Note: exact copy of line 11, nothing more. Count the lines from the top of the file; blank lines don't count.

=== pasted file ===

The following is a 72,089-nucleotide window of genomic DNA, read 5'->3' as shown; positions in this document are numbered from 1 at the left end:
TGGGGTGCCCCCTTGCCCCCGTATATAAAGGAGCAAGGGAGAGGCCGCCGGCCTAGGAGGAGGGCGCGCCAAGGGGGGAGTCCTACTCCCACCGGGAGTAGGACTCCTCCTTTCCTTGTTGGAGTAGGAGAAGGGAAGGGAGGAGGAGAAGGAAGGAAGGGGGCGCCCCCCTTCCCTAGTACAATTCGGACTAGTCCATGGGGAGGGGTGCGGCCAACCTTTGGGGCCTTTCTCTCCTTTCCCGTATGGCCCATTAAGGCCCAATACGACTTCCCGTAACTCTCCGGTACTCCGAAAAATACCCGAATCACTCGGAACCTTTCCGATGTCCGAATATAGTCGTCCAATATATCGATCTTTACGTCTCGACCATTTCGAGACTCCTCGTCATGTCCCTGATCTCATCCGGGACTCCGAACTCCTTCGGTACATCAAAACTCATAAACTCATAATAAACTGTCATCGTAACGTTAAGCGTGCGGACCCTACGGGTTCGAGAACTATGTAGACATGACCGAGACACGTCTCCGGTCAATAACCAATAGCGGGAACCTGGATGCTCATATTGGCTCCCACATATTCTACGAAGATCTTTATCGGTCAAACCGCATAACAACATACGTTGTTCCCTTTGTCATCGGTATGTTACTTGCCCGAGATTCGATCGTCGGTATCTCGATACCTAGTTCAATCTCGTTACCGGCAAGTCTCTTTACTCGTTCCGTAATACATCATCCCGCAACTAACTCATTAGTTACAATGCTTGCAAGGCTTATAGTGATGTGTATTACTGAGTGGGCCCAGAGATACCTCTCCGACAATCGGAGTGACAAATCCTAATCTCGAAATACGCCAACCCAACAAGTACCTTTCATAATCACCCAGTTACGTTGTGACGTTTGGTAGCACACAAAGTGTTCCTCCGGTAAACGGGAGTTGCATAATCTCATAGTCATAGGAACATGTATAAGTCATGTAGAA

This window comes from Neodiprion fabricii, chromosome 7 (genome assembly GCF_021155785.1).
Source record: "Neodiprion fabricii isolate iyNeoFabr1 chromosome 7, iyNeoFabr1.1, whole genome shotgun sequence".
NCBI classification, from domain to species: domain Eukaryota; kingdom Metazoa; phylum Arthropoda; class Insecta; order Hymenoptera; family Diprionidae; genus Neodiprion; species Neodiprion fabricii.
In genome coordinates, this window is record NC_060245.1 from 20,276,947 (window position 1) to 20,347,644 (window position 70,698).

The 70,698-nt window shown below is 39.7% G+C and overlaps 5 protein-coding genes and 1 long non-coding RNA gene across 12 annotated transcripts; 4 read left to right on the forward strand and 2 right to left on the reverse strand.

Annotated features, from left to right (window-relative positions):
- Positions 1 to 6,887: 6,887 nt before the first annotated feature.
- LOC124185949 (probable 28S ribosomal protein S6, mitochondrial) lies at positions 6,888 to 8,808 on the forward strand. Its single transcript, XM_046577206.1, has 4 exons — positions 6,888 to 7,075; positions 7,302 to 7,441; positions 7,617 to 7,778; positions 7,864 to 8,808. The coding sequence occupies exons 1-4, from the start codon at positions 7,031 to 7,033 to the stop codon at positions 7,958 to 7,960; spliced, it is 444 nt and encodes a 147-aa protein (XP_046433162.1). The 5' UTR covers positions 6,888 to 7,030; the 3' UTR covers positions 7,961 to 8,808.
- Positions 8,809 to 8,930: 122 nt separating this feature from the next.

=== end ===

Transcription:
- Positions 8,809 to 8,930: 122 nt separating this feature from the next.